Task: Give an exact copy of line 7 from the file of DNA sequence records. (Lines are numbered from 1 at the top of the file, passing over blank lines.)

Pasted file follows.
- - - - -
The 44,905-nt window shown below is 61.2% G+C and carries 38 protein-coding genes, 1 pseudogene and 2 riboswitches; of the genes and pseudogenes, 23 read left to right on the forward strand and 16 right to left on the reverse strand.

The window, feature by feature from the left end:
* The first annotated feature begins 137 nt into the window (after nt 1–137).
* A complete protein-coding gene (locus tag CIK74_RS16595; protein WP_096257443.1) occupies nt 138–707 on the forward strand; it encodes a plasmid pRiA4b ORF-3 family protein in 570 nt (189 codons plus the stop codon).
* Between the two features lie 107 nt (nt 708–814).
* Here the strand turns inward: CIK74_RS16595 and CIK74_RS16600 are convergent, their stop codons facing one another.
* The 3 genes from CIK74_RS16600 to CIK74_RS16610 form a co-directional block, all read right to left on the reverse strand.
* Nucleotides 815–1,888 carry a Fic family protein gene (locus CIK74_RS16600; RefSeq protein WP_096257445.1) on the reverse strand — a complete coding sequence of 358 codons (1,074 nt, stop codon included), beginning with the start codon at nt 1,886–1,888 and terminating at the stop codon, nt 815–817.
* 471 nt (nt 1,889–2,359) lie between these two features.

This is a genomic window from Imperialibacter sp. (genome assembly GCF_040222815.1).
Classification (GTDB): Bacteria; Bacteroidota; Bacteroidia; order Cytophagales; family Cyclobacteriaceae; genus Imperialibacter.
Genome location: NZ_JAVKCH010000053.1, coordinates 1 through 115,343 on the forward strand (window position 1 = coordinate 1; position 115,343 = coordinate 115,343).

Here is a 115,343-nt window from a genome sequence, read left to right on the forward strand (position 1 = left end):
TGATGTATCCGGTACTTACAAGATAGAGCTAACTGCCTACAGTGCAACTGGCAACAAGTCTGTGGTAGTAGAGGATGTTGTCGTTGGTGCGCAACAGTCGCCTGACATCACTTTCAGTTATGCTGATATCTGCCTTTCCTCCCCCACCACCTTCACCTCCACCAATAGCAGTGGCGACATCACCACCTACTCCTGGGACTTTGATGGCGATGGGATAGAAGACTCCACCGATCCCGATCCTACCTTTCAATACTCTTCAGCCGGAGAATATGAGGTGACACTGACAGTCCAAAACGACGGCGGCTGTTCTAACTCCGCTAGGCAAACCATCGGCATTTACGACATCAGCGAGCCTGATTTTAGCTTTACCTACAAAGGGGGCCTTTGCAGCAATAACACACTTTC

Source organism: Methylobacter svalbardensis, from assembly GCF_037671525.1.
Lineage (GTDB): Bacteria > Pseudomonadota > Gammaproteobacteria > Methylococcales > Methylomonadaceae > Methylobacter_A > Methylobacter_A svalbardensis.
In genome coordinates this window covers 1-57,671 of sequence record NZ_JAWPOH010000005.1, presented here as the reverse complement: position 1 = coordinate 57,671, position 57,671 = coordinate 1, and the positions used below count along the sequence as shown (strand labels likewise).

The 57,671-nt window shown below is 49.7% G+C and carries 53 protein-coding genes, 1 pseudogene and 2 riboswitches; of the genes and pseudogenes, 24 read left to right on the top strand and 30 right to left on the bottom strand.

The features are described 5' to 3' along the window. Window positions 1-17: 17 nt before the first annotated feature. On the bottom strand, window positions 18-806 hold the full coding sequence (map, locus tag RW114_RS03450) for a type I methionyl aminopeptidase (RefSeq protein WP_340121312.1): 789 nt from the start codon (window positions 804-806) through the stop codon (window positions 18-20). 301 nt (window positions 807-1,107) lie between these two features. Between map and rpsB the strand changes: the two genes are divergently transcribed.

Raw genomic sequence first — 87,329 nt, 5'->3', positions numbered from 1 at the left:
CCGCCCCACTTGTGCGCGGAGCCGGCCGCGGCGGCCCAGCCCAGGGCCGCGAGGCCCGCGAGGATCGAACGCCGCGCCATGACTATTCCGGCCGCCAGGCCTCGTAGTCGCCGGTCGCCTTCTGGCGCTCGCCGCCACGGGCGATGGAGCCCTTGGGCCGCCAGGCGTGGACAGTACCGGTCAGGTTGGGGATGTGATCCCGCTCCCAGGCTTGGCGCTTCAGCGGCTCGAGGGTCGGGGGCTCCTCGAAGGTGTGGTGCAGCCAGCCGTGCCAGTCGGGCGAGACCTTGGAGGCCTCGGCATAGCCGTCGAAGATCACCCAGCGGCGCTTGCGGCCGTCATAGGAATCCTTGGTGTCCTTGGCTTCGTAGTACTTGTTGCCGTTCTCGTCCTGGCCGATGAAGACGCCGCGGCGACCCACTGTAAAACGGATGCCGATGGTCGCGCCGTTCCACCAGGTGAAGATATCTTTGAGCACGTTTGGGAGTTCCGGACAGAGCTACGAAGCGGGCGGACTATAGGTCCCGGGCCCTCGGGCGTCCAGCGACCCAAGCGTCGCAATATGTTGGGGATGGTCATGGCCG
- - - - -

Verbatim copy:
* The 3 genes from CIK74_RS16600 to CIK74_RS16610 form a co-directional block, all read right to left on the reverse strand.